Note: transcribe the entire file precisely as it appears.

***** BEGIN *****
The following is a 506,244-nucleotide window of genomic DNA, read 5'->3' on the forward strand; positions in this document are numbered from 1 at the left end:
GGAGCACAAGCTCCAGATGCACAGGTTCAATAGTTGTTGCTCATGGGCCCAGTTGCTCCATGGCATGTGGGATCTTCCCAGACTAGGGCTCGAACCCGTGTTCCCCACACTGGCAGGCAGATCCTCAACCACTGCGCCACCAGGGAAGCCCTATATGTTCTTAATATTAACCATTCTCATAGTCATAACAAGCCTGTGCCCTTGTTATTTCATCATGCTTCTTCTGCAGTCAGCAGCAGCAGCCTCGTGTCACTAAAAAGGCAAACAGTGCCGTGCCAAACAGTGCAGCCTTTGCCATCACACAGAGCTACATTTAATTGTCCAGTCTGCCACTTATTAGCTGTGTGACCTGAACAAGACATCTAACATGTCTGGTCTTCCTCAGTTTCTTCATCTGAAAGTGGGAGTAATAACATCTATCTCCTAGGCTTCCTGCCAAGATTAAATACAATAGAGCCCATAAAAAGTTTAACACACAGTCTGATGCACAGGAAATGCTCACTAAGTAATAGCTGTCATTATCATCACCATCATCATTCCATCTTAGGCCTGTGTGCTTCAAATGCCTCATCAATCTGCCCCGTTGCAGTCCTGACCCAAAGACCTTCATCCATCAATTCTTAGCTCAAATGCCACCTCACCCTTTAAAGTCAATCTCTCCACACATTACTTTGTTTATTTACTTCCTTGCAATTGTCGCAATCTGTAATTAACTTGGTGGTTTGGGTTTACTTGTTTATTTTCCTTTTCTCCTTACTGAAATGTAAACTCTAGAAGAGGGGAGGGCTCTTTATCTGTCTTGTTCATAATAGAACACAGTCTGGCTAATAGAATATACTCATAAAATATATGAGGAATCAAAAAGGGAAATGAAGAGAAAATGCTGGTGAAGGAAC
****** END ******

The following is a 506,244-nucleotide window of genomic DNA, read 5'->3' on the forward strand; positions in this document are numbered from 1 at the left end:
GGAGCACAAGCTCCAGATGCACAGGTTCAATAGTTGTTGCTCATGGGCCCAGTTGCTCCATGGCATGTGGGATCTTCCCAGACTAGGGCTCGAACCCGTGTTCCCCACACTGGCAGGCAGATCCTCAACCACTGCGCCACCAGGGAAGCCCTATATGTTCTTAATATTAACCATTCTCATAGTCATAACAAGCCTGTGCCCTTGTTATTTCATCATGCTTCTTCTGCAGTCAGCAGCAGCAGCCTCGTGTCACTAAAAAGGCAAACAGTGCCGTGCCAAACAGTGCAGCCTTTGCCATCACACAGAGCTACATTTAATTGTCCAGTCTGCCACTTATTAGCTGTGTGACCTGAACAAGACATCTAACATGTCTGGTCTTCCTCAGTTTCTTCATCTGAAAGTGGGAGTAATAACATCTATCTCCTAGGCTTCCTGCCAAGATTAAATACAATAGAGCCCATAAAAAGTTTAACACACAGTCTGATGCACAGGAAATGCTCACTAAGTAATAGCTGTCATTATCATCACCATCATCATTCCATCTTAGGCCTGTGTGCTTCAAATGCCTCATCAATCTGCCCCGTTGCAGTCCTGACCCAAAGACCTTCATCCATCAATTCTTAGCTCAAATGCCACCTCACCCTTTAAAGTCAATCTCTCCACACATTACTTTGTTTATTTACTTCCTTGCAATTGTCGCAATCTGTAATTAACTTGGTGGTTTGGGTTTACTTGTTTATTTTCCTTTTCTCCTTACTGAAATGTAAACTCTAGAAGAGGGGAGGGCTCTTTATCTGTCTTGTTCATAATAGAACACAGTCTGGCTAATAGAATATACTCATAAAATATATGAGGAATCAAAAAGGGAAATGAAGAGAAAATGCTGGTGAAGGAAC